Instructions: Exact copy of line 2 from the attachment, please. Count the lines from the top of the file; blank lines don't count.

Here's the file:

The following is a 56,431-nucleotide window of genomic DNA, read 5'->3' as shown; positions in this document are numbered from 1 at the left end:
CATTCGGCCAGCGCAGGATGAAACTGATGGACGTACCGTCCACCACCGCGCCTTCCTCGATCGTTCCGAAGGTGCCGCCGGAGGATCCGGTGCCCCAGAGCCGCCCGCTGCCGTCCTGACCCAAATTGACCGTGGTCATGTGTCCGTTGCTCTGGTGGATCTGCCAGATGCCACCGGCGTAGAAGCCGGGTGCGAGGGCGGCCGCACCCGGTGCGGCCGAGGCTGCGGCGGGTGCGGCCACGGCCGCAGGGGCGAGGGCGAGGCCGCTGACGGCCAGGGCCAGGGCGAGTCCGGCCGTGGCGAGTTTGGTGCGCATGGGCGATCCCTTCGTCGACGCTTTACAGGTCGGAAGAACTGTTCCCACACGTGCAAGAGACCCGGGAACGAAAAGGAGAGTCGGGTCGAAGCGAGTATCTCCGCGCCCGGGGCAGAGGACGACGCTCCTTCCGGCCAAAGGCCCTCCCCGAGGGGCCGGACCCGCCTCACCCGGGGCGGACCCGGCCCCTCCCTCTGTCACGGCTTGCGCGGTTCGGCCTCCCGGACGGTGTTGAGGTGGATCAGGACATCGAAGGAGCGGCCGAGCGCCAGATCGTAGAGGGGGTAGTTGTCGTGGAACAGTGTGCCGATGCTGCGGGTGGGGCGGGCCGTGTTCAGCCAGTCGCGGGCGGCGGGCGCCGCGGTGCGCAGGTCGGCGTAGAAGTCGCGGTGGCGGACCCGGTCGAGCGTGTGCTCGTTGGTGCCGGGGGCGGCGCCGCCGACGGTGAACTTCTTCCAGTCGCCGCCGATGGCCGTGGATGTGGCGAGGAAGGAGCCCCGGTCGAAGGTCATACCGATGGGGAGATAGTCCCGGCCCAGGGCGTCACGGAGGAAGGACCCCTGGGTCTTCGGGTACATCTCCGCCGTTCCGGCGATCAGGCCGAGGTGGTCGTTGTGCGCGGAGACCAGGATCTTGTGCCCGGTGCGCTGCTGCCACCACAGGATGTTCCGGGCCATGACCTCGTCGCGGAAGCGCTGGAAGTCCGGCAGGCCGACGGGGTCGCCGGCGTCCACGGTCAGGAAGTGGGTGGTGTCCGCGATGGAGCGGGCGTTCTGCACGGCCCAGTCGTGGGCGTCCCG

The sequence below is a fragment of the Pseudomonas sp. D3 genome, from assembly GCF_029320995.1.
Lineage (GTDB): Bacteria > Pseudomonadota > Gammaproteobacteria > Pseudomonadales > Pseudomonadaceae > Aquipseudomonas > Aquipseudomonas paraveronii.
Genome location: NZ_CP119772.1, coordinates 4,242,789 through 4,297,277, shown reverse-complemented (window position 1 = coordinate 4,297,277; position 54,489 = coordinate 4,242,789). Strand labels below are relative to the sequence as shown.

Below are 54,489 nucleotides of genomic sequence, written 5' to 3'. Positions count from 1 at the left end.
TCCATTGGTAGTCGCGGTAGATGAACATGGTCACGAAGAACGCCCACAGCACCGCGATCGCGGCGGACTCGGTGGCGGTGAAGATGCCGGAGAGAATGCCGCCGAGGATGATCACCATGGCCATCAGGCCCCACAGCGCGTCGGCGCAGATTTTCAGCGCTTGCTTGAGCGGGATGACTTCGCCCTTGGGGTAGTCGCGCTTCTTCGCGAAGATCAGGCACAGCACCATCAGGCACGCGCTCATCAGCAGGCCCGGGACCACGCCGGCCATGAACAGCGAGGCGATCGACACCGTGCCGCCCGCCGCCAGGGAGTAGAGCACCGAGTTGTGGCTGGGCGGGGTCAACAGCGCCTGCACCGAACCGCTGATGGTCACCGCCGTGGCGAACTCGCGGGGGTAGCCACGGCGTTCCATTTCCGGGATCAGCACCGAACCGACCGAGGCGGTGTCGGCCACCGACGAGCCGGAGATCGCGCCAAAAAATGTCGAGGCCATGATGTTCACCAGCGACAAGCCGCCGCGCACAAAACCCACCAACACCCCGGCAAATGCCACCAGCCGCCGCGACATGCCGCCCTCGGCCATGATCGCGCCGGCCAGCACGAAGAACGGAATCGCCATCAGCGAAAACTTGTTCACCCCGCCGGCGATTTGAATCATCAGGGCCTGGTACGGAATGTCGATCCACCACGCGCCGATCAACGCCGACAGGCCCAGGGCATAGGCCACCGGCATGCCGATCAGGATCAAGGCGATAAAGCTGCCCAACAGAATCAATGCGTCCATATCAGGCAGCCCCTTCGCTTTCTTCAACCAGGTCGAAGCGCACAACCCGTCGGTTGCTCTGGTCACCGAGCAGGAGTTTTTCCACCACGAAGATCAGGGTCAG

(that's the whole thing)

CATTCGGCCAGCGCAGGATGAAACTGATGGACGTACCGTCCACCACCGCGCCTTCCTCGATCGTTCCGAAGGTGCCGCCGGAGGATCCGGTGCCCCAGAGCCGCCCGCTGCCGTCCTGACCCAAATTGACCGTGGTCATGTGTCCGTTGCTCTGGTGGATCTGCCAGATGCCACCGGCGTAGAAGCCGGGTGCGAGGGCGGCCGCACCCGGTGCGGCCGAGGCTGCGGCGGGTGCGGCCACGGCCGCAGGGGCGAGGGCGAGGCCGCTGACGGCCAGGGCCAGGGCGAGTCCGGCCGTGGCGAGTTTGGTGCGCATGGGCGATCCCTTCGTCGACGCTTTACAGGTCGGAAGAACTGTTCCCACACGTGCAAGAGACCCGGGAACGAAAAGGAGAGTCGGGTCGAAGCGAGTATCTCCGCGCCCGGGGCAGAGGACGACGCTCCTTCCGGCCAAAGGCCCTCCCCGAGGGGCCGGACCCGCCTCACCCGGGGCGGACCCGGCCCCTCCCTCTGTCACGGCTTGCGCGGTTCGGCCTCCCGGACGGTGTTGAGGTGGATCAGGACATCGAAGGAGCGGCCGAGCGCCAGATCGTAGAGGGGGTAGTTGTCGTGGAACAGTGTGCCGATGCTGCGGGTGGGGCGGGCCGTGTTCAGCCAGTCGCGGGCGGCGGGCGCCGCGGTGCGCAGGTCGGCGTAGAAGTCGCGGTGGCGGACCCGGTCGAGCGTGTGCTCGTTGGTGCCGGGGGCGGCGCCGCCGACGGTGAACTTCTTCCAGTCGCCGCCGATGGCCGTGGATGTGGCGAGGAAGGAGCCCCGGTCGAAGGTCATACCGATGGGGAGATAGTCCCGGCCCAGGGCGTCACGGAGGAAGGACCCCTGGGTCTTCGGGTACATCTCCGCCGTTCCGGCGATCAGGCCGAGGTGGTCGTTGTGCGCGGAGACCAGGATCTTGTGCCCGGTGCGCTGCTGCCACCACAGGATGTTCCGGGCCATGACCTCGTCGCGGAAGCGCTGGAAGTCCGGCAGGCCGACGGGGTCGCCGGCGTCCACGGTCAGGAAGTGGGTGGTGTCCGCGATGGAGCGGGCGTTCTGCACGGCCCAGTCGTGGGCGTCCCG